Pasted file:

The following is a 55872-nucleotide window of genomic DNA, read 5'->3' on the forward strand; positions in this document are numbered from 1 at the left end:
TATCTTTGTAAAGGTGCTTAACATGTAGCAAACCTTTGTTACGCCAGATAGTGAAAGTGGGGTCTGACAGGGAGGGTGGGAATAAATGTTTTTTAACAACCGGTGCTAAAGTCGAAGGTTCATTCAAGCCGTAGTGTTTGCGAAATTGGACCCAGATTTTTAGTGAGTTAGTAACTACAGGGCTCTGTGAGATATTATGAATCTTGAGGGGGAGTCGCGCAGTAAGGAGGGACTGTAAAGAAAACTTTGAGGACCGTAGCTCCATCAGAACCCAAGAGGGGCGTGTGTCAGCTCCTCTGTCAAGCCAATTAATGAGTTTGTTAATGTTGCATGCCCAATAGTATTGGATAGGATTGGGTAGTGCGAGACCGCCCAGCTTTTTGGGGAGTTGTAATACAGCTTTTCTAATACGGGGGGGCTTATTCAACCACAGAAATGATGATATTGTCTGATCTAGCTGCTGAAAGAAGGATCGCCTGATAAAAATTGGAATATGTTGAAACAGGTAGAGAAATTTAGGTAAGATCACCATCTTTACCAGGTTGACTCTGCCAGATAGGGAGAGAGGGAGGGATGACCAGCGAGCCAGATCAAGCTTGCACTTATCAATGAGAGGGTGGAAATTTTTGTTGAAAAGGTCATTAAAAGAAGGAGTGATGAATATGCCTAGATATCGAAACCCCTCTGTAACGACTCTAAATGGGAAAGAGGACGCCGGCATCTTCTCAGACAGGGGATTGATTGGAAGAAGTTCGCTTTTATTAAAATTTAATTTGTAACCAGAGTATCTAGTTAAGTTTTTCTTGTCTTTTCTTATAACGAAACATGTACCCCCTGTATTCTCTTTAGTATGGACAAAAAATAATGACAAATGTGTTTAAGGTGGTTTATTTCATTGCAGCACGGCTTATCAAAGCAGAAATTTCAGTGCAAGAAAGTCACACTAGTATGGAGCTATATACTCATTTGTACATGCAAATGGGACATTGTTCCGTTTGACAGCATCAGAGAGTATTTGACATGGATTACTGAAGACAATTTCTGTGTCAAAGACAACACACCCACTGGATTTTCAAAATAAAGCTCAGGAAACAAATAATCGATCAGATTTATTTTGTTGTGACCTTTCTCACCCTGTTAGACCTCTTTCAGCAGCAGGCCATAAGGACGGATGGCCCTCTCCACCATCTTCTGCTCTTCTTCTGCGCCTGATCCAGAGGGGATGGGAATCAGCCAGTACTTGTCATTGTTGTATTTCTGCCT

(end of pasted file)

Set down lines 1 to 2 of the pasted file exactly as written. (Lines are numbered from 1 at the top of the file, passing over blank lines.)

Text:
The following is a 55872-nucleotide window of genomic DNA, read 5'->3' on the forward strand; positions in this document are numbered from 1 at the left end:
TATCTTTGTAAAGGTGCTTAACATGTAGCAAACCTTTGTTACGCCAGATAGTGAAAGTGGGGTCTGACAGGGAGGGTGGGAATAAATGTTTTTTAACAACCGGTGCTAAAGTCGAAGGTTCATTCAAGCCGTAGTGTTTGCGAAATTGGACCCAGATTTTTAGTGAGTTAGTAACTACAGGGCTCTGTGAGATATTATGAATCTTGAGGGGGAGTCGCGCAGTAAGGAGGGACTGTAAAGAAAACTTTGAGGACCGTAGCTCCATCAGAACCCAAGAGGGGCGTGTGTCAGCTCCTCTGTCAAGCCAATTAATGAGTTTGTTAATGTTGCATGCCCAATAGTATTGGATAGGATTGGGTAGTGCGAGACCGCCCAGCTTTTTGGGGAGTTGTAATACAGCTTTTCTAATACGGGGGGGCTTATTCAACCACAGAAATGATGATATTGTCTGATCTAGCTGCTGAAAGAAGGATCGCCTGATAAAAATTGGAATATGTTGAAACAGGTAGAGAAATTTAGGTAAGATCACCATCTTTACCAGGTTGACTCTGCCAGATAGGGAGAGAGGGAGGGATGACCAGCGAGCCAGATCAAGCTTGCACTTATCAATGAGAGGGTGGAAATTTTTGTTGAAAAGGTCATTAAAAGAAGGAGTGATGAATATGCCTAGATATCGAAACCCCTCTGTAACGACTCTAAATGGGAAAGAGGACGCCGGCATCTTCTCAGACAGGGGATTGATTGGAAGAAGTTCGCTTTTATTAAAATTTAATTTGTAACCAGAGTATCTAGTTAAGTTTTTCTTGTCTTTTCTTATAACGAAACATGTACCCCCTGTATTCTCTTTAGTATGGACAAAAAATAATGACAAATGTGTTTAAGGTGGTTTATTTCATTGCAGCACGGCTTATCAAAGCAGAAATTTCAGTGCAAGAAAGTCACACTAGTATGGAGCTATATACTCATTTGTACATGCAAATGGGACATTGTTCCGTTTGACAGCATCAGAGAGTATTTGACATGGATTACTGAAGACAATTTCTGTGTCAAAGACAACACACCCACTGGATTTTCAAAATAAAGCTCAGGAAACAAATAATCGATCAGATTTATTTTGTTGTGACCTTTCTCACCCTGTTAGACCTCTTTCAGCAGCAGGCCATAAGGACGGATGGCCCTCTCCACCATCTTCTGCTCTTCTTCTGCGCCTGATCCAGAGGGGATGGGAATCAGCCAGTACTTGTCATTGTTGTATTTCTGCCT